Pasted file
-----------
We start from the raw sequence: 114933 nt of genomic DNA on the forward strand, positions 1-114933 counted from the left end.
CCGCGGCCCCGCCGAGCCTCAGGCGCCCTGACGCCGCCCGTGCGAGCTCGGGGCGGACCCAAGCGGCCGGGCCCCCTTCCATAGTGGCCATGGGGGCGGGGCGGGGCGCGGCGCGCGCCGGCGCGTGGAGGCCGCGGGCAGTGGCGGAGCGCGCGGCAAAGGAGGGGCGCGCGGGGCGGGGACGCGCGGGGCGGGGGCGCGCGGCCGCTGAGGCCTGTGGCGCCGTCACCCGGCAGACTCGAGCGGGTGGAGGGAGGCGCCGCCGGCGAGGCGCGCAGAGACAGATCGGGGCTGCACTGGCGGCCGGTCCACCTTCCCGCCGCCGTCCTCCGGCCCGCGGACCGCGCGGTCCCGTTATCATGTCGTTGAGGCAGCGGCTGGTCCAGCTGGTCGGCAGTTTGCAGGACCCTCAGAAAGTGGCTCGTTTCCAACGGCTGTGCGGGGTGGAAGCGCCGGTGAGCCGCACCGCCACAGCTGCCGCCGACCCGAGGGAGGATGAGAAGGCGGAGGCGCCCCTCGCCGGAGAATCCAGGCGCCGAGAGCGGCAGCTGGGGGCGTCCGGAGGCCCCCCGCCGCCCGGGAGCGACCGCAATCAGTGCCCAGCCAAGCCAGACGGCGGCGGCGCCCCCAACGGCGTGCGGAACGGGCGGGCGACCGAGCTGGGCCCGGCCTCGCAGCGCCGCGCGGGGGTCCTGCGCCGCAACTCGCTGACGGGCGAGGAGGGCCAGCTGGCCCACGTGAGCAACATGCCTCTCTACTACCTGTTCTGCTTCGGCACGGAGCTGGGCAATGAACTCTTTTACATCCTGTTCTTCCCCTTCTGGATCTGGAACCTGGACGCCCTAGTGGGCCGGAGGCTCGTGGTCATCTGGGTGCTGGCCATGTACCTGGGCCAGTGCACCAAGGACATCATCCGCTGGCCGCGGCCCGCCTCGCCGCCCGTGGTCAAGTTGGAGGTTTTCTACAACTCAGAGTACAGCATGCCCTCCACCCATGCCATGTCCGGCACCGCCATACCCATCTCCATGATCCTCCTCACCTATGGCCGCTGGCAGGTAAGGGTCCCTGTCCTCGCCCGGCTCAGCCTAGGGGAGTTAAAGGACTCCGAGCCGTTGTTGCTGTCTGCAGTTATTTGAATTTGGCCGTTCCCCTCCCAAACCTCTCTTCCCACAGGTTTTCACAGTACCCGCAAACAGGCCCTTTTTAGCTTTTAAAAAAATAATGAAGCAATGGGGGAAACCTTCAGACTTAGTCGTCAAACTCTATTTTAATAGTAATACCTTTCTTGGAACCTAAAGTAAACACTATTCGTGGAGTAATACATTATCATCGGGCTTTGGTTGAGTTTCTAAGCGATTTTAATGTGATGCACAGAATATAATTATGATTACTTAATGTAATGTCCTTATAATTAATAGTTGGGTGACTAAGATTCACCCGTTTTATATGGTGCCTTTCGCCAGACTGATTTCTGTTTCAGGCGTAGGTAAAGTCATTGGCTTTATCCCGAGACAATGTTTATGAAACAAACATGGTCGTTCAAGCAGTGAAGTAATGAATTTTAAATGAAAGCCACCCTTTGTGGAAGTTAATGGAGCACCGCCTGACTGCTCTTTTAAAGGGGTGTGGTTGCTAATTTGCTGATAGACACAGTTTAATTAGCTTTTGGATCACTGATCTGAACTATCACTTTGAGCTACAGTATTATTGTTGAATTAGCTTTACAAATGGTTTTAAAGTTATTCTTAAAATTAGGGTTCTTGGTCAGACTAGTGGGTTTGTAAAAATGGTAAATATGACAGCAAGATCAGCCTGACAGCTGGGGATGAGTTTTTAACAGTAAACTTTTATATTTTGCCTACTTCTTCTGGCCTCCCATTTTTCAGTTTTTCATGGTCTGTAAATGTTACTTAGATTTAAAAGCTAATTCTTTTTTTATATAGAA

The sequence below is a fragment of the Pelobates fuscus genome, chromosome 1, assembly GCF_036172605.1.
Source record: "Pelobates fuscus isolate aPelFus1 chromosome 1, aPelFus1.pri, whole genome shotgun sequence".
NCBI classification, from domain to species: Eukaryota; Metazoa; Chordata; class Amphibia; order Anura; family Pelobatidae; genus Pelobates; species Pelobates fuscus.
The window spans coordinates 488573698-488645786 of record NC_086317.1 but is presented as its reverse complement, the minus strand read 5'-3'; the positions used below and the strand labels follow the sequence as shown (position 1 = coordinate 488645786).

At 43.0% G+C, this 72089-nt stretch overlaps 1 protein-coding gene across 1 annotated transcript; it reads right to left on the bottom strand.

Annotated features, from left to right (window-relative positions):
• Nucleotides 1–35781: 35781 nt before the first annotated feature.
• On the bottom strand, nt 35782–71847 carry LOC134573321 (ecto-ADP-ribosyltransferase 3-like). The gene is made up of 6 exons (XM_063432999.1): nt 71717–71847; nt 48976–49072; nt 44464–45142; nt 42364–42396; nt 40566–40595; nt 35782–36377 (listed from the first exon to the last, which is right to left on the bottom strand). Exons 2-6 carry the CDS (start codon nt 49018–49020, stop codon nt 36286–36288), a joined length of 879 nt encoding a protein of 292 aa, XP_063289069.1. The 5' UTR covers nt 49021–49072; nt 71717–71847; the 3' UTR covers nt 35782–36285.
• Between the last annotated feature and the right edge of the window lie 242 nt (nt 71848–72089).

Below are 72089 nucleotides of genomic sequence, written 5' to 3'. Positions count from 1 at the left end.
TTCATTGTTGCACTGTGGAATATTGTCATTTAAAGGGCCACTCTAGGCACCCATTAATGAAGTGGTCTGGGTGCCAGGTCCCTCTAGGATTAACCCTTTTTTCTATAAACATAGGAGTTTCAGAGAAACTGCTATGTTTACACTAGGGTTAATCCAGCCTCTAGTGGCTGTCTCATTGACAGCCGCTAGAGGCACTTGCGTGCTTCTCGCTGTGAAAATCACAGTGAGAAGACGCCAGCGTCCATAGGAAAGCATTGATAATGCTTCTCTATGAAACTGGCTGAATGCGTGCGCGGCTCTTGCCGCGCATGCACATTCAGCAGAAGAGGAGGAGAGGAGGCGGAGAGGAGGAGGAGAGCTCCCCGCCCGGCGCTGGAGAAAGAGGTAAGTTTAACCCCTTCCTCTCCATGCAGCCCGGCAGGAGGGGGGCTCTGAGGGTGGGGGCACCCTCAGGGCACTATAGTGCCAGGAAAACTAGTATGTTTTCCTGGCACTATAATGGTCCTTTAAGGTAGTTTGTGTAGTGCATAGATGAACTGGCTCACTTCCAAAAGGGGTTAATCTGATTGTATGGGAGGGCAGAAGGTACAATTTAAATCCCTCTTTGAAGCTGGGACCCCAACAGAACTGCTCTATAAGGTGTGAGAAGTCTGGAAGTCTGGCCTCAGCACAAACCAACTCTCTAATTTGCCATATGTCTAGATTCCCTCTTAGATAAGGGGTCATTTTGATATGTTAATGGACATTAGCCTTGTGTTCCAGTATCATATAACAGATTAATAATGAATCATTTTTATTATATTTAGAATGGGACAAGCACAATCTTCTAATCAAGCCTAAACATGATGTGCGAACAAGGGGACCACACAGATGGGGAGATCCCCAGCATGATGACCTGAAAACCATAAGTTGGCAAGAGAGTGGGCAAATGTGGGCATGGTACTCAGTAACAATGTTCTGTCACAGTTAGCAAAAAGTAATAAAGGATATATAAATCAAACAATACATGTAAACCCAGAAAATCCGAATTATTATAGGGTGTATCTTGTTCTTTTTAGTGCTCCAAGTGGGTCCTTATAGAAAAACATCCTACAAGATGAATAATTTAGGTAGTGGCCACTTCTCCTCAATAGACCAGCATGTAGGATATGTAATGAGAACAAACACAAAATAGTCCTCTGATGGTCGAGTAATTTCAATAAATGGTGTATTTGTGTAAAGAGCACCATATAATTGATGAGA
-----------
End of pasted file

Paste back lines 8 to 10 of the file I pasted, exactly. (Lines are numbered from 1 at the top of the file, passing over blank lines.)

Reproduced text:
Annotated features, from left to right (window-relative positions):
• Nucleotides 1–35781: 35781 nt before the first annotated feature.
• On the bottom strand, nt 35782–71847 carry LOC134573321 (ecto-ADP-ribosyltransferase 3-like). The gene is made up of 6 exons (XM_063432999.1): nt 71717–71847; nt 48976–49072; nt 44464–45142; nt 42364–42396; nt 40566–40595; nt 35782–36377 (listed from the first exon to the last, which is right to left on the bottom strand). Exons 2-6 carry the CDS (start codon nt 49018–49020, stop codon nt 36286–36288), a joined length of 879 nt encoding a protein of 292 aa, XP_063289069.1. The 5' UTR covers nt 49021–49072; nt 71717–71847; the 3' UTR covers nt 35782–36285.